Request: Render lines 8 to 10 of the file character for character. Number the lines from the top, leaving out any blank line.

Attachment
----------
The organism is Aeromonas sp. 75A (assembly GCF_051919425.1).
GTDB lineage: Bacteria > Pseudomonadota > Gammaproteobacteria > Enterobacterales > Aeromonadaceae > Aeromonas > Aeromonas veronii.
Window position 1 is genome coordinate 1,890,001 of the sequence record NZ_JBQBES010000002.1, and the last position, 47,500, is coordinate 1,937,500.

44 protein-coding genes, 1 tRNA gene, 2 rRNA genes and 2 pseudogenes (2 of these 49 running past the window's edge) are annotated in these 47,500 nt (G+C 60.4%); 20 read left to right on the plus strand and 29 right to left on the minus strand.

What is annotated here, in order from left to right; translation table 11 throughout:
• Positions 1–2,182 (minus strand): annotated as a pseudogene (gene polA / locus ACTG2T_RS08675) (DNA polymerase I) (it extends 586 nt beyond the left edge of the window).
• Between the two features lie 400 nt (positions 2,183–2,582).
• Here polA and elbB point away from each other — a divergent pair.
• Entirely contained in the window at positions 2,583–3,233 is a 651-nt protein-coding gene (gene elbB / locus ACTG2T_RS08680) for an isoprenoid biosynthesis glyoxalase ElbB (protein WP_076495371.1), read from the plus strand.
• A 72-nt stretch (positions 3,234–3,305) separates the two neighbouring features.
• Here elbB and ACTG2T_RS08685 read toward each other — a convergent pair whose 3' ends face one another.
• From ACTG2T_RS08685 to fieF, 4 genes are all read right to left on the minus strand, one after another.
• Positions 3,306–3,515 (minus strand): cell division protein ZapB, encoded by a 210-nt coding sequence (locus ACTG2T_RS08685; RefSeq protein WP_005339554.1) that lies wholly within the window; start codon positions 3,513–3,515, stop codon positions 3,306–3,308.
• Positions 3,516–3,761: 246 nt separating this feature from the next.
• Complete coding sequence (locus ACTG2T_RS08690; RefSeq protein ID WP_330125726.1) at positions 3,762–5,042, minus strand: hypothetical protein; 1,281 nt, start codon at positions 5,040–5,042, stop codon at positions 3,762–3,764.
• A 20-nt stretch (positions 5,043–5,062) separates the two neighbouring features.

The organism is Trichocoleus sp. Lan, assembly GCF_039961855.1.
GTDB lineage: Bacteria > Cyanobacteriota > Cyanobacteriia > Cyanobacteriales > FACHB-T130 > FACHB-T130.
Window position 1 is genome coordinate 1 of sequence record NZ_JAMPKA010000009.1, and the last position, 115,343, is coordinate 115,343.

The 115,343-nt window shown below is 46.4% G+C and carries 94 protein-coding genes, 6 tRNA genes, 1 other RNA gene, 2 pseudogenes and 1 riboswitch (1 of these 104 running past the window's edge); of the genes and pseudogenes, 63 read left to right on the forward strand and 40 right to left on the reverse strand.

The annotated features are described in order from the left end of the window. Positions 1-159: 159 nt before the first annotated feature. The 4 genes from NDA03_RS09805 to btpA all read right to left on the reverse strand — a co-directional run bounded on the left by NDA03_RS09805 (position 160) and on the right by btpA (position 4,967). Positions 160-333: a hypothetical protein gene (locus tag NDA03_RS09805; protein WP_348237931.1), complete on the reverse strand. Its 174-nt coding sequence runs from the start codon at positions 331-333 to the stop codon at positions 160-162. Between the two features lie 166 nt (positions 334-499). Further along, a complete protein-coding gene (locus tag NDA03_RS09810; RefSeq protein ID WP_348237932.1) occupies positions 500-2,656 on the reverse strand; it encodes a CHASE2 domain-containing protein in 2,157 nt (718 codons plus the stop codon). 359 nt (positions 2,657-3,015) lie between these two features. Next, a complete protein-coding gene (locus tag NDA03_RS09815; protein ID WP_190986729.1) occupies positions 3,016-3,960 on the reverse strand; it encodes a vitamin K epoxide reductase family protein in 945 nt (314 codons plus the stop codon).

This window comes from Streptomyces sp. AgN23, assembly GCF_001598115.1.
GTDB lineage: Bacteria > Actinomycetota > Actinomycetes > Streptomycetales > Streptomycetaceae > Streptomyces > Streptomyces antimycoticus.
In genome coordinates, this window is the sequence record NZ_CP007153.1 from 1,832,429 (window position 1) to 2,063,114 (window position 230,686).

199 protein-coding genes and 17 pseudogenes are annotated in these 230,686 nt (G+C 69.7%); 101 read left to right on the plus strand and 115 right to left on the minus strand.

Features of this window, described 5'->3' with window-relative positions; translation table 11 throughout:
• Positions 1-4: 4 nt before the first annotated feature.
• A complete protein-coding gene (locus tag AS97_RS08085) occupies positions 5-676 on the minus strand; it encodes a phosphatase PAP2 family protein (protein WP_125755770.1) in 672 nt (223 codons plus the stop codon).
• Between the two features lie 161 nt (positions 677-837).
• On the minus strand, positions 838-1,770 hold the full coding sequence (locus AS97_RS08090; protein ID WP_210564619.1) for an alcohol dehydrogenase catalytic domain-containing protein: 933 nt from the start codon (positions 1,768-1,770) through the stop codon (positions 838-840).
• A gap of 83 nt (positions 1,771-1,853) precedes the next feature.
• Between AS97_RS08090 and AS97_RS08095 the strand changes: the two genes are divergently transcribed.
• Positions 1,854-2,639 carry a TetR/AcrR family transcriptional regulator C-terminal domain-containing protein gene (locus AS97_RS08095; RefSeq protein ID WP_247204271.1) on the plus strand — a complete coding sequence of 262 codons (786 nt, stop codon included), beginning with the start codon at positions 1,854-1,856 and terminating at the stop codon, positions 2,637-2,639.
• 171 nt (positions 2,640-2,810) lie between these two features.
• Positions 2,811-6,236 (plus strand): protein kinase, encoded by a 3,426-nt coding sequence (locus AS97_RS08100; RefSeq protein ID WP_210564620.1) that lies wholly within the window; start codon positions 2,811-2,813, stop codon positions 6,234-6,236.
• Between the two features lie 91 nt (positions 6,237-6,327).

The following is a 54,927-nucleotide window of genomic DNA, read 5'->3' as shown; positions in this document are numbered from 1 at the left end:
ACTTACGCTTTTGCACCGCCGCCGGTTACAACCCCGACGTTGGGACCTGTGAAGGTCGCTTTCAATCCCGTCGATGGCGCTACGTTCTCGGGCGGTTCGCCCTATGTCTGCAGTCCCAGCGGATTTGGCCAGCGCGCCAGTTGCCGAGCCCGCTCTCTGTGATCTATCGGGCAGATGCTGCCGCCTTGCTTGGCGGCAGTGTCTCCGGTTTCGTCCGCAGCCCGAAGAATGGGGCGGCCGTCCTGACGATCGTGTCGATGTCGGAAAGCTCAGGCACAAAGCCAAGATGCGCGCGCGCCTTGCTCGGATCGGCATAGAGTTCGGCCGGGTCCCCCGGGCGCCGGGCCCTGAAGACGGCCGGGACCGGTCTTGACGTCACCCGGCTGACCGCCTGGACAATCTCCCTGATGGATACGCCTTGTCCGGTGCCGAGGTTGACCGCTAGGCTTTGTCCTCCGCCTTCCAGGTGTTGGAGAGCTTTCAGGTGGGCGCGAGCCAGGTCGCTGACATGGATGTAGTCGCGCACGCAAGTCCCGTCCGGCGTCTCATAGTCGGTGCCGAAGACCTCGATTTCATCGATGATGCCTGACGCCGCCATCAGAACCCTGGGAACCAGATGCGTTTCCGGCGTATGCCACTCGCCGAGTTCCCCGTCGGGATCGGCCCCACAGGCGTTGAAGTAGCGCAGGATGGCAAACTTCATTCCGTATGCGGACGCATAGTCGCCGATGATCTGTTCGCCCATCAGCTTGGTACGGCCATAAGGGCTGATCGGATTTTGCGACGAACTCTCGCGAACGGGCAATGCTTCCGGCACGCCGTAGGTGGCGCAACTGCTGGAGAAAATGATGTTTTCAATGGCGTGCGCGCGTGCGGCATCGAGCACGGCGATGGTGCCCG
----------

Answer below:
• Here polA and elbB point away from each other — a divergent pair.
• Entirely contained in the window at positions 2,583–3,233 is a 651-nt protein-coding gene (gene elbB / locus ACTG2T_RS08680) for an isoprenoid biosynthesis glyoxalase ElbB (protein WP_076495371.1), read from the plus strand.
• A 72-nt stretch (positions 3,234–3,305) separates the two neighbouring features.